In the BEAT-ROP trial, eyes treated with bevacizumab did exceptionally well, with preservation of peripheral retina, completion of retinal vascularization, and lower recurrence rates. The comparison of bevacizumab with laser treatment outcomes in the trial are however difficult to accept. The title of the published trial does not mention that this is a randomized controlled trial, and hence, violates the Consolidated Standards of Reporting Trials (CONSORT) statement guidelines [7] for randomized controlled trials. Similarly, the abstract clearly mentions that it is a trial assessing bevacizumab monotherapy and that it was too small to assess the safety of the treatment. The laser methodology and assessments and outcomes in the trial were not as per current standards of laser treatment for ROP. [8],[9],[10],[11],[12] The authors chose not to treat at high-risk prethreshold disease (in spite of starting early screening), which is the current standard of care recommended by the early treatment of retinopathy prematurity (ETROP) study, but waited until the threshold disease developed, especially for Zone 1, which is known to have a poorer outcome with laser treatment. The laser recurrence rate (which is actually more of a persistence rate based on the assessment and treatment protocol followed in the trial) was reported to be as high as 42% for Zone I disease and occurred at a mean of 6.2 ± 5.7 days, that is, less than a week after treatment. Recent trials using rigorous laser protocols show complete ROP regression with very good anatomic outcomes in 70 - 87.5% of the cases of Zone I disease, treated as per ETROP guidelines. [8],[9],[10],[11],[12] Besides, late recurrence of the disease (mean 16.0 ± 4.6 weeks) [6] was seen in the bevacizumab group as well, raising the concern that frequent and relatively long-term follow-up will be required. Details of the site of recurrence and characteristics of such recurrences are not described in the study.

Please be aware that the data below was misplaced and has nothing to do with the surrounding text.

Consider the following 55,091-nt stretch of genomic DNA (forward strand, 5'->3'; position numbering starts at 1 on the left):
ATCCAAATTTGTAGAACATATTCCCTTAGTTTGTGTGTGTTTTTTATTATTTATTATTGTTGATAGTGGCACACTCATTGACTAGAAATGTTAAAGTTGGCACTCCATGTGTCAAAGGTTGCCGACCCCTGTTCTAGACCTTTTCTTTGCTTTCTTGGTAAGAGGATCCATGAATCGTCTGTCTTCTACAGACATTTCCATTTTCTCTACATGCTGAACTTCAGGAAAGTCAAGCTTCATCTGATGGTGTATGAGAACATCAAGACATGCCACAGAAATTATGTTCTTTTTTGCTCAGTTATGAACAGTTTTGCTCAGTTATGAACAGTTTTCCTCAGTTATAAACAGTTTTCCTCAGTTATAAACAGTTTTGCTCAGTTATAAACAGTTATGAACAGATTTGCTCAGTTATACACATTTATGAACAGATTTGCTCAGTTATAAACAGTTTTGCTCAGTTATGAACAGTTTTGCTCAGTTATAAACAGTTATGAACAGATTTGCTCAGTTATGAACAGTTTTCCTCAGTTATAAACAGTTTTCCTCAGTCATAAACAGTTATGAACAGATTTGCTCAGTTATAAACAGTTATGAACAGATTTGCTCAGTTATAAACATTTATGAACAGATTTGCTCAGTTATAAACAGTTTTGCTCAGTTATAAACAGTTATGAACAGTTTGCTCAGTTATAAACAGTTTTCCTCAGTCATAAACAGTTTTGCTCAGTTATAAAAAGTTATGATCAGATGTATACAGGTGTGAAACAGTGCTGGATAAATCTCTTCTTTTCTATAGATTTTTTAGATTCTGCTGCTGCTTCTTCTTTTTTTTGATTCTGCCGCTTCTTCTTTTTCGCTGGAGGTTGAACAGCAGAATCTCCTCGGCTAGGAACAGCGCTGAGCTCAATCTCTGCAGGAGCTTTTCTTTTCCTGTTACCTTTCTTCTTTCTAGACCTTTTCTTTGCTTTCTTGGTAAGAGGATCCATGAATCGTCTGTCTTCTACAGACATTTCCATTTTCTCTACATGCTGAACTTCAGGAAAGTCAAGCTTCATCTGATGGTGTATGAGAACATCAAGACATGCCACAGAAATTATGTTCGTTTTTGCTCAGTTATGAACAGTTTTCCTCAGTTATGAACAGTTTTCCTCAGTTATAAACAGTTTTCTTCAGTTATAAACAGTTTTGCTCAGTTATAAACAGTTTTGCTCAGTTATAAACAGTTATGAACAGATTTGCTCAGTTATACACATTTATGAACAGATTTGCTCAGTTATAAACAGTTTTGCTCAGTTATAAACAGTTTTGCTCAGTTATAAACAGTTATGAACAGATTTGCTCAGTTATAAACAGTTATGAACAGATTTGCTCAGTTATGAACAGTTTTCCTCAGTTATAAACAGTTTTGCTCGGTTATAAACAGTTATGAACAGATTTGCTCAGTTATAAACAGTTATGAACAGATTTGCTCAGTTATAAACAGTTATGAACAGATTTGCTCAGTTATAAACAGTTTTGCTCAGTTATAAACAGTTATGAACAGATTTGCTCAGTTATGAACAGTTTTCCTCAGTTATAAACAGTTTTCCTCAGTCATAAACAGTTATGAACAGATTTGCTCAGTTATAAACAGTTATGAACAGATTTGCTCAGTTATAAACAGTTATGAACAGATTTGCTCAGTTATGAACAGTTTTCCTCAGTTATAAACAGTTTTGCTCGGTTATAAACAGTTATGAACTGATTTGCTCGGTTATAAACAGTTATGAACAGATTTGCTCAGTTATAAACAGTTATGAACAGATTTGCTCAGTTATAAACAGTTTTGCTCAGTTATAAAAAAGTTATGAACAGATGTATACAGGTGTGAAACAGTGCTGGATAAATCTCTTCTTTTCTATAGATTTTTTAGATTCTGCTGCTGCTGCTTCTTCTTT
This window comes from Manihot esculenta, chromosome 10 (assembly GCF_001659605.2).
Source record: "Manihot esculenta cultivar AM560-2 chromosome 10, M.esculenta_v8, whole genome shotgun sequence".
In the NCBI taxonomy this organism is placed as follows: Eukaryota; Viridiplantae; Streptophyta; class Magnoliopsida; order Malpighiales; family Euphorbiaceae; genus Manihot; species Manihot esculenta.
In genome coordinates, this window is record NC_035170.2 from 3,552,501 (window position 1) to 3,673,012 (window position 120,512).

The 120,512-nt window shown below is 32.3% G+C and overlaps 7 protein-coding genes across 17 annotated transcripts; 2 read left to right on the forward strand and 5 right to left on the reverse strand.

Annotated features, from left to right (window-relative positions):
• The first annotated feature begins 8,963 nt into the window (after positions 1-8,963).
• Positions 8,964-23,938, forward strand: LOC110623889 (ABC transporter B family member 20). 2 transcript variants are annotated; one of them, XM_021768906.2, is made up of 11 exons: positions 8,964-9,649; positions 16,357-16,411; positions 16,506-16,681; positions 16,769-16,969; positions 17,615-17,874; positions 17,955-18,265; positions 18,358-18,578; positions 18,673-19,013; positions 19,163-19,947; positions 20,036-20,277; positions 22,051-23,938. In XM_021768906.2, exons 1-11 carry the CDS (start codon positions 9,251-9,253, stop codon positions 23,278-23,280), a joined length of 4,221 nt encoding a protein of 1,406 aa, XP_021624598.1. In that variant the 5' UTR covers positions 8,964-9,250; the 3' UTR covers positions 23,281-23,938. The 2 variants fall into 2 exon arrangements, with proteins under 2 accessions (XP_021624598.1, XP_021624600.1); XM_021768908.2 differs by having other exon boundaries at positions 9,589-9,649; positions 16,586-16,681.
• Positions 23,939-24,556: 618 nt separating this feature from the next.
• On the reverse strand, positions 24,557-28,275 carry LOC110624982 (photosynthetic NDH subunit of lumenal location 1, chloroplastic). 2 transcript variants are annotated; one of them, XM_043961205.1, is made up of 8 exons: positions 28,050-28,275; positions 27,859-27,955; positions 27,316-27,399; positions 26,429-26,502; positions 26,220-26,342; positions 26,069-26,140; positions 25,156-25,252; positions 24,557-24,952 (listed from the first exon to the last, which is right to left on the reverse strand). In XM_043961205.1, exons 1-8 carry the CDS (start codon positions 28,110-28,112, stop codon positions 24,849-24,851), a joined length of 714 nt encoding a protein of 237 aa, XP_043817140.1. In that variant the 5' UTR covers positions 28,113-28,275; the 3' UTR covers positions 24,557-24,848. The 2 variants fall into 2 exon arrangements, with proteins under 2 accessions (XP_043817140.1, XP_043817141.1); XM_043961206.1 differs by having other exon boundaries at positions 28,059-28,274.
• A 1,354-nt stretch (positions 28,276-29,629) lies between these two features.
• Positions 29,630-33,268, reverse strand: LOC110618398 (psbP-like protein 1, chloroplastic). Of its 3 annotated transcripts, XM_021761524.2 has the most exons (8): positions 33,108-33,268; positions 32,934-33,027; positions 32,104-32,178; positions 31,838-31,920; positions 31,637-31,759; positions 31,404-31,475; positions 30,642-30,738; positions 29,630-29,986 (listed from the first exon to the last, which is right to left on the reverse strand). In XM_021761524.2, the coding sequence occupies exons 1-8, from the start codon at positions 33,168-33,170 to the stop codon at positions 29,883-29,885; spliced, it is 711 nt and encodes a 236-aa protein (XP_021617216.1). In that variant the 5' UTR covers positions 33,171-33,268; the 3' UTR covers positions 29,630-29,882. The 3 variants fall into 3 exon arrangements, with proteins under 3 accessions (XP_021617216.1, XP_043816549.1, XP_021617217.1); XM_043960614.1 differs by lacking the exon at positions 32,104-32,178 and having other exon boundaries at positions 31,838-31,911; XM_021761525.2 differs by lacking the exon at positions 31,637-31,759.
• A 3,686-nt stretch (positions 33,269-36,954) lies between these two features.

Of great importance is the fact that VEGF is essential for the developing brain, lung, and kidneys, and the anti-VEGF effects on these organs in the newborn are not known. In spite of a prospective study design, developmental and other systemic evaluations were not part of the protocol, and so, long-term systemic safety issues have not been addressed in most reports. In the BEAT-ROP study more deaths (five) were reported in the bevacizumab group than in the laser group (two). [6] Systemic intubation rates (37.5%) [6] were far more than those reported in the current literature on ROP laser treatment. In the combined data from two recent studies by Jalali et al., [11] and Sanghi et al., [12] a total of only three babies had apnea during or after laser treatment.